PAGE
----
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Graduate School-New Brunswick
 
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  Graduate School-New Brunswick 2003-2005 Programs, Faculty, and Courses Electrical and Computer Engineering 332 Programs  

Programs

The graduate program in electrical and computer engineering has facilities for education and research in the following areas: computer engineering, control systems, digital signal processing, communications, and solid-state electronics. Computer engineering involves the architecture and design of computing machines, information processing, and software engineering. Control systems is concerned with the design, analysis, simulation, and mathematical modeling of systems to ensure that an automatic process (e.g., robot or spacecraft) meets and maintains certain criteria. Digital-signal processing deals with discrete-time information processing, digital-filter design, spectral analysis, and special-purpose signal processors. Electrical communications systems analysis and design involves the study of source and channel encoding, analog and digital modulation methods, information theory, and telecommunication networks. Wireless communications and wireless information networks focus on analysis, measurement, and simulations. Solid-state electronics encompasses microwave switching devices, semiconductor lasers, electro-optical modulation, solar cells, integrated circuits, and the characterization of semiconductor materials and devices. This broad base of research areas provides students with the flexibility to create individualized programs of study.

Students with a B.S. degree from an accredited electrical engineering school may apply for direct admission to the graduate program. Students with backgrounds in other concentrations, such as physics, mathematics, and computer science, or in engineering programs other than electrical engineering, are required to pass certain prerequisite undergraduate courses in electrical engineering. Students from electrical technology programs may be required to take several undergraduate courses in addition to the graduate program requirements. The Graduate Record Examination general test is required for admission to the program.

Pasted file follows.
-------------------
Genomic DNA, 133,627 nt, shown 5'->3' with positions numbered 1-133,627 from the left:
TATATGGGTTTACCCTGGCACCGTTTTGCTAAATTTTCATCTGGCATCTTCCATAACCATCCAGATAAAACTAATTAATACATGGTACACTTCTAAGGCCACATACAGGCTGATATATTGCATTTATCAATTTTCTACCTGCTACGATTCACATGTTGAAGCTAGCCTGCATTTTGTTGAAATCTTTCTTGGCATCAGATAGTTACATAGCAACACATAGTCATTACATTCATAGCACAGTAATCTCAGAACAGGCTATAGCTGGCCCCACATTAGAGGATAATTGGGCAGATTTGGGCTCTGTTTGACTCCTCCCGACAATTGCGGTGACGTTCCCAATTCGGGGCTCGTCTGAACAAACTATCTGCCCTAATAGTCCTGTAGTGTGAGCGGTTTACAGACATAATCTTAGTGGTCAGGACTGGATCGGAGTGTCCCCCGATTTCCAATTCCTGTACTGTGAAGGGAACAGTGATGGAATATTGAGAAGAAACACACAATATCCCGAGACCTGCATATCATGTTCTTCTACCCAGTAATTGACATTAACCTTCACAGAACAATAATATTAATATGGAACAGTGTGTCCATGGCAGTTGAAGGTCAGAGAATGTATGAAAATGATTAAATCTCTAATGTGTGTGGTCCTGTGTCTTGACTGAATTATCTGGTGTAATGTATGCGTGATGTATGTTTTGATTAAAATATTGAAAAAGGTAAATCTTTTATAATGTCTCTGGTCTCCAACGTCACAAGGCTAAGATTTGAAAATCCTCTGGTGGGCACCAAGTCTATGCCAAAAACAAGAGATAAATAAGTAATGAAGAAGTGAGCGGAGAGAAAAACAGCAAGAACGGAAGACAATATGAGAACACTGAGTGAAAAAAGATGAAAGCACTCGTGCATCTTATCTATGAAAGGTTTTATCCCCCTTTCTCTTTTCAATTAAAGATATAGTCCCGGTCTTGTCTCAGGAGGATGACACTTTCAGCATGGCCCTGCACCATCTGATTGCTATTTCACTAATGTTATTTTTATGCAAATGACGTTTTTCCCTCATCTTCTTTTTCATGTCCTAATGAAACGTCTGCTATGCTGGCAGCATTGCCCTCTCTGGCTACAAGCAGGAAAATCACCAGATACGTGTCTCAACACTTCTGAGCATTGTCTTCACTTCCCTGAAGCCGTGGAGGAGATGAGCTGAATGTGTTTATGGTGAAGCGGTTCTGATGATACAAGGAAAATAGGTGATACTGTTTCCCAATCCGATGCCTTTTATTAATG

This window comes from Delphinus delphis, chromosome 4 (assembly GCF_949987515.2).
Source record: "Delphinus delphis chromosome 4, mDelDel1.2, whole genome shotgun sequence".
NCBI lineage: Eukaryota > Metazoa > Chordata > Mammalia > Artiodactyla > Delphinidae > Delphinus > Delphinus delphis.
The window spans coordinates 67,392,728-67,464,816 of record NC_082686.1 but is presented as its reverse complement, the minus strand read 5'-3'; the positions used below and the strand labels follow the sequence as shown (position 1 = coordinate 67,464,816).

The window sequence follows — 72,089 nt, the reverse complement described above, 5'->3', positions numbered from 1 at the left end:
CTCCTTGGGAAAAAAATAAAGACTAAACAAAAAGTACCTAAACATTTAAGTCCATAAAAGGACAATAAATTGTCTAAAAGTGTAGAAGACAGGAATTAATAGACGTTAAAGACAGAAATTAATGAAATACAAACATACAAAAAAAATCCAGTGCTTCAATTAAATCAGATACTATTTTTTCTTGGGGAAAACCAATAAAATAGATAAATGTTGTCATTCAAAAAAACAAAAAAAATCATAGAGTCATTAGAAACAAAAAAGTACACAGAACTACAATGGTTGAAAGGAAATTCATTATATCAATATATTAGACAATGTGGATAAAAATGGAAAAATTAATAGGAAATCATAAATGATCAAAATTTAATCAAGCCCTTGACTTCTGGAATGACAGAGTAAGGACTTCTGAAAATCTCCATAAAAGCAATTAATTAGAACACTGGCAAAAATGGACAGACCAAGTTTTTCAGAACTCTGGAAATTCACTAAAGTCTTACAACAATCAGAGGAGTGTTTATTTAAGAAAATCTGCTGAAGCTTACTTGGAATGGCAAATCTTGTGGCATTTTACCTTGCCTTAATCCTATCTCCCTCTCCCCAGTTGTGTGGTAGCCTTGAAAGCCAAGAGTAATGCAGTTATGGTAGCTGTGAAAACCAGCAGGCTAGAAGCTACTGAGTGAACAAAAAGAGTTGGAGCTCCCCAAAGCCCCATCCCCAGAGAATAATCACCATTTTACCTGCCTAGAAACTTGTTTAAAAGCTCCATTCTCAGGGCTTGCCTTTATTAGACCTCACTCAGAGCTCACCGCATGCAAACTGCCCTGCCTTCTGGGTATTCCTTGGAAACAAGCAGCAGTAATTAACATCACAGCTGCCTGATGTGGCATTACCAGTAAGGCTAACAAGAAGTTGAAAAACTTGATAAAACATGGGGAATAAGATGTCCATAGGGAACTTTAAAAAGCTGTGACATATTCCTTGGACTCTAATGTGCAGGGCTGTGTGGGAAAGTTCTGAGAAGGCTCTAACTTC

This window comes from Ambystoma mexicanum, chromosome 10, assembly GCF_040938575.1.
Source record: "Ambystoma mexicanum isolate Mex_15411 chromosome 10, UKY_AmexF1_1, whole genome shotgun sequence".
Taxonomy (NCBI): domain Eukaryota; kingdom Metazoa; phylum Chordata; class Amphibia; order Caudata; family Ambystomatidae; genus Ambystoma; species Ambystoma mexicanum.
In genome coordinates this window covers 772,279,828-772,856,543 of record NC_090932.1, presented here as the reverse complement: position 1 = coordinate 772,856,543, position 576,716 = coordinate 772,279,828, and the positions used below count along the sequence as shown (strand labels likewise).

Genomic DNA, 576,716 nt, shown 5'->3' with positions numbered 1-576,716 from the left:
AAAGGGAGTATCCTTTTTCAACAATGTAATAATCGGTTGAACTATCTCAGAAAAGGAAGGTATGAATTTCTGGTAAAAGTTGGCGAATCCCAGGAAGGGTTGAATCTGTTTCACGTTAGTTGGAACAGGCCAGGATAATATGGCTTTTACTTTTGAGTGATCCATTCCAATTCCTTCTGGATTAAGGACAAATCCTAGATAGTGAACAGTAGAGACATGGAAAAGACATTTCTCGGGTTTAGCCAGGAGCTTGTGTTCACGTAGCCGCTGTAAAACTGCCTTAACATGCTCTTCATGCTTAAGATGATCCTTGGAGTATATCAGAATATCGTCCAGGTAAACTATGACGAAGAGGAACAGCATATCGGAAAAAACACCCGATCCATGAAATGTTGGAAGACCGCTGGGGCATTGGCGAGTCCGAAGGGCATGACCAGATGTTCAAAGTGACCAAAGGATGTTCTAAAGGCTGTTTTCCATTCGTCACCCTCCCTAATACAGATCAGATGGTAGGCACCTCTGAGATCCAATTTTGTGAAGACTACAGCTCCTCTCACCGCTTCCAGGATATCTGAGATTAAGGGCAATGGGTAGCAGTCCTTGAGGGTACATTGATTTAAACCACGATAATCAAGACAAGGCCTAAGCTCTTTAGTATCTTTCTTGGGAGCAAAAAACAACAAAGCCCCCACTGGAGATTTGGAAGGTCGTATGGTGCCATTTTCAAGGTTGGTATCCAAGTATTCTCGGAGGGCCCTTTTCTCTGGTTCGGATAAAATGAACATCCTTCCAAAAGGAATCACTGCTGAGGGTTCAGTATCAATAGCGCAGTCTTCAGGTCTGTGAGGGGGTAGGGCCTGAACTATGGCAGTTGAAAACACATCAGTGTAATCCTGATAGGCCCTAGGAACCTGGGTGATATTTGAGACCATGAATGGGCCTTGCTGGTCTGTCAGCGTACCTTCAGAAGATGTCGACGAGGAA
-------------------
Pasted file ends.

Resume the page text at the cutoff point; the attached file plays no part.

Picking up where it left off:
Masters of science degree candidates may elect either a thesis or nonthesis option. The thesis option consists of 24 credits of course work, 6 credits of research in a specialized area, and a final thesis presentation. In the nonthesis option, a candidate must complete 30 credits of course work, pass a written comprehensive examination, and submit a satisfactory tutorial paper. The M.S. comprehensive examination is given twice a year.

Requirements for the M.S. degree may be satisfied for all options in a part-time evening program designed specifically for students employed in industry and other students whose obligations preclude full-time study. Admission and academic standards for part-time students are the same as for full-time students. This arrangement makes it possible for students to combine day and evening schedules simultaneously or at different periods in their academic careers. Students completing the requirements for the M.S. degree or the Ph.D. degree also are eligible for the Certificate in Wireless Communications (see the Wireless Communications subject heading for further information and requirements for this certificate).

Admission into the Ph.D. program requires an M.S. degree in electrical engineering. Applicants having an M.S. degree in a closely related discipline may be admitted into the doctoral program provided their preparation has no significant deficiencies. Students are considered to be Ph.D. candidates after satisfactory completion of the qualifying examination and presentation of their dissertation topic. The Ph.D. qualifying examination normally consists of four preliminary oral exams, a major oral exam, and presentation of a thesis proposal. The oral qualifying examination is generally given twice a year. A Ph.D. candidate, in conjunction with an adviser, is required to select a dissertation committee, submit a plan of study, and present orally a dissertation proposal.

Minimum requirements for the Ph.D. degree include 48 credits beyond the baccalaureate degree in courses approved by the dissertation adviser. These 48 credits are in addition to 24 credits of dissertation research beyond the M.S. degree. A public defense serves as the final Ph.D. dissertation examination. There is no foreign language requirement. The residence requirement depends upon the area of specialization. The master of philosophy degree is available to doctoral candidates.


 
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